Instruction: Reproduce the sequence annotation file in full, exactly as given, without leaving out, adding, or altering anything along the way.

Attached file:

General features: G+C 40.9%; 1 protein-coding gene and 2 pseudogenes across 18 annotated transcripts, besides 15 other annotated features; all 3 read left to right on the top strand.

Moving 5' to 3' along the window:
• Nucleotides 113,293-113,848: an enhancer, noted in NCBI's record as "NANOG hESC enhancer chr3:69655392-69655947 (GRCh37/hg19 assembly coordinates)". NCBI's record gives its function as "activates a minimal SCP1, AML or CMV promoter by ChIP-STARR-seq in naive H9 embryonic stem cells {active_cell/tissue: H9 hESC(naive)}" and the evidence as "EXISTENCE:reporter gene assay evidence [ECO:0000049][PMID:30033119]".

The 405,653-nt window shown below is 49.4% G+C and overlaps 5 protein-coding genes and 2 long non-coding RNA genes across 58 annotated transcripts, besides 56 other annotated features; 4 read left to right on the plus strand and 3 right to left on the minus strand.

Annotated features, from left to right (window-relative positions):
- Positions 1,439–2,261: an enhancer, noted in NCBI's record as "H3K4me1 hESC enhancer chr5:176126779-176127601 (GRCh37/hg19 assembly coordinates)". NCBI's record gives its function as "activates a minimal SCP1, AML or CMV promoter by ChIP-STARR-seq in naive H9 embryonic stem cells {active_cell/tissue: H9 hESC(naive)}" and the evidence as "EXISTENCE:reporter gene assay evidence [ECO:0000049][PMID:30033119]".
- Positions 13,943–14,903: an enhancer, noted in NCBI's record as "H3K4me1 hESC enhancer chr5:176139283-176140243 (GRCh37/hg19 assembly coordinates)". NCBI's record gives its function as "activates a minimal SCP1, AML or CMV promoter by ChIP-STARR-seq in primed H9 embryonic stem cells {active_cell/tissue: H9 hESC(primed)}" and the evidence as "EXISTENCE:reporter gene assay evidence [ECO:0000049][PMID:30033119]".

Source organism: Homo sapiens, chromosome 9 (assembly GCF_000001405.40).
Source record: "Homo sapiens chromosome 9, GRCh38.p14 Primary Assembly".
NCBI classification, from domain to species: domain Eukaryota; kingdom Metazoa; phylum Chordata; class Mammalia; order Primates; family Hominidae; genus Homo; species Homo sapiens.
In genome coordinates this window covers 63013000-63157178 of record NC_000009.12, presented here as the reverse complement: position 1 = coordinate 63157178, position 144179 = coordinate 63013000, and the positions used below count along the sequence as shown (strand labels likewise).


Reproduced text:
General features: G+C 40.9%; 1 protein-coding gene and 2 pseudogenes across 18 annotated transcripts, besides 15 other annotated features; all 3 read left to right on the top strand.

Moving 5' to 3' along the window:
• Nucleotides 113,293-113,848: an enhancer, noted in NCBI's record as "NANOG hESC enhancer chr3:69655392-69655947 (GRCh37/hg19 assembly coordinates)". NCBI's record gives its function as "activates a minimal SCP1, AML or CMV promoter by ChIP-STARR-seq in naive H9 embryonic stem cells {active_cell/tissue: H9 hESC(naive)}" and the evidence as "EXISTENCE:reporter gene assay evidence [ECO:0000049][PMID:30033119]".

The 405,653-nt window shown below is 49.4% G+C and overlaps 5 protein-coding genes and 2 long non-coding RNA genes across 58 annotated transcripts, besides 56 other annotated features; 4 read left to right on the plus strand and 3 right to left on the minus strand.

Annotated features, from left to right (window-relative positions):
- Positions 1,439–2,261: an enhancer, noted in NCBI's record as "H3K4me1 hESC enhancer chr5:176126779-176127601 (GRCh37/hg19 assembly coordinates)". NCBI's record gives its function as "activates a minimal SCP1, AML or CMV promoter by ChIP-STARR-seq in naive H9 embryonic stem cells {active_cell/tissue: H9 hESC(naive)}" and the evidence as "EXISTENCE:reporter gene assay evidence [ECO:0000049][PMID:30033119]".
- Positions 13,943–14,903: an enhancer, noted in NCBI's record as "H3K4me1 hESC enhancer chr5:176139283-176140243 (GRCh37/hg19 assembly coordinates)". NCBI's record gives its function as "activates a minimal SCP1, AML or CMV promoter by ChIP-STARR-seq in primed H9 embryonic stem cells {active_cell/tissue: H9 hESC(primed)}" and the evidence as "EXISTENCE:reporter gene assay evidence [ECO:0000049][PMID:30033119]".

Source organism: Homo sapiens, chromosome 9 (assembly GCF_000001405.40).
Source record: "Homo sapiens chromosome 9, GRCh38.p14 Primary Assembly".
NCBI classification, from domain to species: domain Eukaryota; kingdom Metazoa; phylum Chordata; class Mammalia; order Primates; family Hominidae; genus Homo; species Homo sapiens.
In genome coordinates this window covers 63013000-63157178 of record NC_000009.12, presented here as the reverse complement: position 1 = coordinate 63157178, position 144179 = coordinate 63013000, and the positions used below count along the sequence as shown (strand labels likewise).